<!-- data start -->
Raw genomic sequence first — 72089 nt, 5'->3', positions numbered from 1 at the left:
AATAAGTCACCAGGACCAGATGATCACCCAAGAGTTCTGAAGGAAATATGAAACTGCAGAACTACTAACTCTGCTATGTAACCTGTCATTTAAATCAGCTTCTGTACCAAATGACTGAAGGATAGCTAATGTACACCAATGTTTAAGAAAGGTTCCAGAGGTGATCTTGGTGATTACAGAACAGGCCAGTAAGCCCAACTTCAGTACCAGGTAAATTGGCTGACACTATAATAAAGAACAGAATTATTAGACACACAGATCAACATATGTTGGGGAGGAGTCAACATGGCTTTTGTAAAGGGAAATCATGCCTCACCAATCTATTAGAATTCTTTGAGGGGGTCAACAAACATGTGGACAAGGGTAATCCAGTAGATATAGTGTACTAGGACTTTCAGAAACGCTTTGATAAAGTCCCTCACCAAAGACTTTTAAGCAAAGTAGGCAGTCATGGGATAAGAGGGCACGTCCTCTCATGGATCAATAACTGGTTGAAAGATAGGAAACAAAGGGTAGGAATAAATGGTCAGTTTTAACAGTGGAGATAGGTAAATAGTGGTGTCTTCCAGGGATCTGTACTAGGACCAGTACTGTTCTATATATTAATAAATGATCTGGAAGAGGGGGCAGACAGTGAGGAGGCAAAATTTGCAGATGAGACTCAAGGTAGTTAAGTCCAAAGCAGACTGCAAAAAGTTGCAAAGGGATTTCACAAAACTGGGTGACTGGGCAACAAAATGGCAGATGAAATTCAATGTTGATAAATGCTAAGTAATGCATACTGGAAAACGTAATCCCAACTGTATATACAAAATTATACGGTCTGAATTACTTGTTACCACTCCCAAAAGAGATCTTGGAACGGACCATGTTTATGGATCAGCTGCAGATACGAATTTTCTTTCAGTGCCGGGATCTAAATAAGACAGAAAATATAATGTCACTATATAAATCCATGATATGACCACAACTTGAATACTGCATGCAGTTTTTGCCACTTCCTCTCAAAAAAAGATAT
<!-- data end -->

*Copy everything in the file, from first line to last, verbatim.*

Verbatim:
Raw genomic sequence first — 72089 nt, 5'->3', positions numbered from 1 at the left:
AATAAGTCACCAGGACCAGATGATCACCCAAGAGTTCTGAAGGAAATATGAAACTGCAGAACTACTAACTCTGCTATGTAACCTGTCATTTAAATCAGCTTCTGTACCAAATGACTGAAGGATAGCTAATGTACACCAATGTTTAAGAAAGGTTCCAGAGGTGATCTTGGTGATTACAGAACAGGCCAGTAAGCCCAACTTCAGTACCAGGTAAATTGGCTGACACTATAATAAAGAACAGAATTATTAGACACACAGATCAACATATGTTGGGGAGGAGTCAACATGGCTTTTGTAAAGGGAAATCATGCCTCACCAATCTATTAGAATTCTTTGAGGGGGTCAACAAACATGTGGACAAGGGTAATCCAGTAGATATAGTGTACTAGGACTTTCAGAAACGCTTTGATAAAGTCCCTCACCAAAGACTTTTAAGCAAAGTAGGCAGTCATGGGATAAGAGGGCACGTCCTCTCATGGATCAATAACTGGTTGAAAGATAGGAAACAAAGGGTAGGAATAAATGGTCAGTTTTAACAGTGGAGATAGGTAAATAGTGGTGTCTTCCAGGGATCTGTACTAGGACCAGTACTGTTCTATATATTAATAAATGATCTGGAAGAGGGGGCAGACAGTGAGGAGGCAAAATTTGCAGATGAGACTCAAGGTAGTTAAGTCCAAAGCAGACTGCAAAAAGTTGCAAAGGGATTTCACAAAACTGGGTGACTGGGCAACAAAATGGCAGATGAAATTCAATGTTGATAAATGCTAAGTAATGCATACTGGAAAACGTAATCCCAACTGTATATACAAAATTATACGGTCTGAATTACTTGTTACCACTCCCAAAAGAGATCTTGGAACGGACCATGTTTATGGATCAGCTGCAGATACGAATTTTCTTTCAGTGCCGGGATCTAAATAAGACAGAAAATATAATGTCACTATATAAATCCATGATATGACCACAACTTGAATACTGCATGCAGTTTTTGCCACTTCCTCTCAAAAAAAGATAT